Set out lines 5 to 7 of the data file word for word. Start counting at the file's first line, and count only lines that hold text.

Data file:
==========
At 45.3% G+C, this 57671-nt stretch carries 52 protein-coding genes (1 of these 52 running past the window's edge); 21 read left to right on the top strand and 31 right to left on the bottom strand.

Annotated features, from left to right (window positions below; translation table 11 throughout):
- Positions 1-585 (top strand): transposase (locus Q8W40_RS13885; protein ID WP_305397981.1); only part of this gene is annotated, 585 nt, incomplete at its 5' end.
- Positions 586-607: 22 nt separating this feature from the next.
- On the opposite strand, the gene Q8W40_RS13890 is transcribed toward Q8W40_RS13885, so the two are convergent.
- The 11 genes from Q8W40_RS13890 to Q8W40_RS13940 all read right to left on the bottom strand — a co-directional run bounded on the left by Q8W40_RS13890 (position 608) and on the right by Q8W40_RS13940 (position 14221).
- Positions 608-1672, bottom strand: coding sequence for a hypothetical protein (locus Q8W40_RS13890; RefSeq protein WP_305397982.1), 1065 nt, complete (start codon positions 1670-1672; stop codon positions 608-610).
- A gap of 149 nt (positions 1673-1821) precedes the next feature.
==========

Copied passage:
- On the opposite strand, the gene Q8W40_RS13890 is transcribed toward Q8W40_RS13885, so the two are convergent.
- The 11 genes from Q8W40_RS13890 to Q8W40_RS13940 all read right to left on the bottom strand — a co-directional run bounded on the left by Q8W40_RS13890 (position 608) and on the right by Q8W40_RS13940 (position 14221).
- Positions 608-1672, bottom strand: coding sequence for a hypothetical protein (locus Q8W40_RS13890; RefSeq protein WP_305397982.1), 1065 nt, complete (start codon positions 1670-1672; stop codon positions 608-610).